Action research to develop relationship-building practices for children in permanent care

Stream: Permanency practice in out-of-home care
Date: Wednesday, 11 September 2019
Time: 1.25 pm – 2.25 pm

Abstract

When the courts permanently remove children from their families due to child protection, one of the biggest challenges is maintaining appropriate, sustainable relationships with family members. In NSW, most long-term foster and kinship carers, legal guardians and adoptive parents are expected to maintain regular contact with the child’s birth relatives. Yet there is little evidence-based guidance for building positive connections between children’s families and managing the risk of re-traumatisation. Carer and birth families require support and guidance from skilled practitioners to navigate a very complex set of dynamics and to keep the child’s needs paramount. For Aboriginal children in particular, who are most likely to be in Kinship placements, the complex Kinship interrelationships and obligations among extended family and community must be factored into caseworkers’ relationship-building practices. This session will discuss action research to engage New South Wales out-of-home care agencies to develop relationship-building practices that promote positive relationships between children and their birth families. This project was inspired by research on the experiences of carers, birth parents and children with contact, from the Pathways of Care Longitudinal Study and other qualitative research by this research team. This session will profile the different stages of research, which includes synthesising evidence on trauma-informed approaches; distilling messages about physical and emotional safety at contact; and assessing and building the capacity of professionals to implement trauma-informed contact plans. Implications for practices aimed at fostering a sense of belonging and emotionally secure relationships for children in out-of-home care will be highlighted.

Authors

Amy Conley Wright (Presenter), University of Sydney
Amy Conley Wright is Associate Professor of Social Work and Director of the Institute of Open Adoption Studies, University of Sydney. She is also Honorary Senior Fellow at Early Start Research Institute, University of Wollongong. Her research focuses on permanency for children in out-of-home care, with current projects on Family Group Conferencing, family contact for children in permanent care and foster carer recruitment and training. Amy previously held academic positions in social work and child development in Australia and the USA. She has served as a board member and consultant on child and family services for government and non-government organisations.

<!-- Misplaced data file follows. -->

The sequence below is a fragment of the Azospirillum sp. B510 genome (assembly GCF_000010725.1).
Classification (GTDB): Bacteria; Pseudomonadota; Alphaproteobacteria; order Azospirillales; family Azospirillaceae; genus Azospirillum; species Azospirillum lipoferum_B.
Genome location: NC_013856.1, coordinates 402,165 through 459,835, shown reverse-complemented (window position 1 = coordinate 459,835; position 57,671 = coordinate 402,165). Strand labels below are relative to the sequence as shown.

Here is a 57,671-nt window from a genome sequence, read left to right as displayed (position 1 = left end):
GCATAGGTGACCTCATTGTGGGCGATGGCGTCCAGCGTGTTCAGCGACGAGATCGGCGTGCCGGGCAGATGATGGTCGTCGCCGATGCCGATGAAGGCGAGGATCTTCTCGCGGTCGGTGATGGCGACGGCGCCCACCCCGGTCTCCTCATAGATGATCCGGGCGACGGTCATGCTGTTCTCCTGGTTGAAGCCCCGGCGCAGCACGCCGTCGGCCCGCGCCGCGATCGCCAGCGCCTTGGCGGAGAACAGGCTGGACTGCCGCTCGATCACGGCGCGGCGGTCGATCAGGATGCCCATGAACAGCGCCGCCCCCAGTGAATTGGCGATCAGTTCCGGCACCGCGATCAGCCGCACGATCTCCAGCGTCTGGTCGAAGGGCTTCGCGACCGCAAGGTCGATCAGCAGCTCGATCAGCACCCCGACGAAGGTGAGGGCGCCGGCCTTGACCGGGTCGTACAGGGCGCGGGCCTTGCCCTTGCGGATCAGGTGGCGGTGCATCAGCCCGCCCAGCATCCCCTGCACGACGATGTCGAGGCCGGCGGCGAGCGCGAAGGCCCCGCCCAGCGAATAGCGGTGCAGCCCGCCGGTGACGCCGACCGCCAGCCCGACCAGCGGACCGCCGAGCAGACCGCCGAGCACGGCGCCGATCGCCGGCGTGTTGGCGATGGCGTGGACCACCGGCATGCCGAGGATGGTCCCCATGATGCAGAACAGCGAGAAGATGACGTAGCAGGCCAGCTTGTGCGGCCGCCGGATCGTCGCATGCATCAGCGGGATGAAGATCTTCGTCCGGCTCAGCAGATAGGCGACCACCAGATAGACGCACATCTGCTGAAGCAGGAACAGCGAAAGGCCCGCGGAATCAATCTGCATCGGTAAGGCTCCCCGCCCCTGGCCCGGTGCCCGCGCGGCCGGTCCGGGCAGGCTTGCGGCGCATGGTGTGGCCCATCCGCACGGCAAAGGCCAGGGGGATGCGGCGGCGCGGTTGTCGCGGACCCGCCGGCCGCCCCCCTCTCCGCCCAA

Susan Collings (Presenter), University of Sydney
Susan Collings is Research Fellow at the University of Sydney’s Institute of Open Adoption Studies. Her professional background in casework management and practice informs her approach to applied research. She uses collaborative and participatory methods informed by practice-based wisdom and lived experience. Her current research aims to build consensus on the casework skills and practices need to support children and families affected by child protection and out-of-home-care, including support for birth family contact.

Judy Cashmore (Presenter), University of Sydney
Professor Judith Cashmore AO has a PhD in developmental psychology and a Masters degree in education. Her research concerns children's involvement in civil and criminal proceedings and other processes in which decisions are made about children's lives. She has worked as a consultant to various government agencies and been involved in numerous state and federal government committees concerning children and families, including as Member of the Judicial Commission of New South Wales since 2004. She was co-recipient of the 2013 Stanley Cohen Distinguished Research Award for outstanding research and/or research achievements in the field of family and divorce.

Lynette Riley (Presenter), University of Sydney
Lynette Riley is a Wiradjuri and Gamilaroi woman from Dubbo and Moree. She is currently a Senior Lecturer in the University of Sydney, Sydney School of Education and Social Work. Lynette has more than 30 years working experience as a teacher and in Aboriginal education and administration within primary schools, high schools, TAFE, state office and universities. She is well known for her promotion of Aboriginal culture, particularly Kinship presentations and the associated online module. In July 2014, the University of Sydney launched the online learning tool 'Kinship Module,' largely based on research conducted by Riley and colleagues.